You mentioned the side benefit of durable packaging is that it can create a better overall product experience. Could you expand on this? Did this appeal to retailers?

With Loop, one of the things we focus on is helping retailers make distinguished packaging. The benefit to them is that it's still the same product from the same brand, but with upgraded packaging.

How have consumers reacted to the concept?

The response has been overwhelmingly positive. It's phenomenal how many people have signed up for it. One of the things consumers are hoping for is that Loop scales quickly. We're going to be starting in Paris, then New York, then London and Toronto, but they'd like to see it in more and more places. They also want a range of goods.

It's good that we were able to start with the really big retailers, but based on consumer feedback we're also going after some of the smaller startups to enable a diversity of products. Consumers understand that there's a garbage problem. While some prioritize the environmental aspect, others really like the design aspect, and some really like the convenience aspect. When you put all that together, it's a pretty big ecosystem of benefits. It doesn't really matter which side of that consumers are on, as long as they get on board.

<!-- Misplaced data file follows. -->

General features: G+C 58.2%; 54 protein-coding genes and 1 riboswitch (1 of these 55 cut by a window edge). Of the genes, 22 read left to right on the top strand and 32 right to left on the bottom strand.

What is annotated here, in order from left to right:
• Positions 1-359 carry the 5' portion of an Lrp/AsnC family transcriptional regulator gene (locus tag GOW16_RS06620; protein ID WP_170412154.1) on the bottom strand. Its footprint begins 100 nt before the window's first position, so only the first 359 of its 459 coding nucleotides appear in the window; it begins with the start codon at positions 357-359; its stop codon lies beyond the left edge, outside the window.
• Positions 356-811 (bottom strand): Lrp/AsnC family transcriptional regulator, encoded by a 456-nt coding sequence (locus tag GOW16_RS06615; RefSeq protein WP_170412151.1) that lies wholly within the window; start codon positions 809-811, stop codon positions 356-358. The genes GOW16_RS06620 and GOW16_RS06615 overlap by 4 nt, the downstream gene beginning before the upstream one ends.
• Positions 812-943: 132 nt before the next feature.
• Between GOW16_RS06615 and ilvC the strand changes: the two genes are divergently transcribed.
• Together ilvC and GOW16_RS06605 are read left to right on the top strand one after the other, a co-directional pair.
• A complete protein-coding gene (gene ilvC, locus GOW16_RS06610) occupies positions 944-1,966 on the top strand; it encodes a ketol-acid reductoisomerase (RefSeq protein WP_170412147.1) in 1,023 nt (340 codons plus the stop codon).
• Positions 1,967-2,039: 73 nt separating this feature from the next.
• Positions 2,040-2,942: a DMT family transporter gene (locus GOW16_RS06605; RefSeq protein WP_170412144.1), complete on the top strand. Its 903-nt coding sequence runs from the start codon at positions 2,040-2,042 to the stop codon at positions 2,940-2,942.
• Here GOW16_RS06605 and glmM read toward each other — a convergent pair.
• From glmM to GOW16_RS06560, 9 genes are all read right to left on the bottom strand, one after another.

Could you explain the timing of your launch?

The world is really strong right now for a system like this. People have woken up to the problem of garbage, as have retailers. They have made big commitments, big pledges, big promises. The companies that have to take part are ready to go, and that wasn't the case two, three years ago.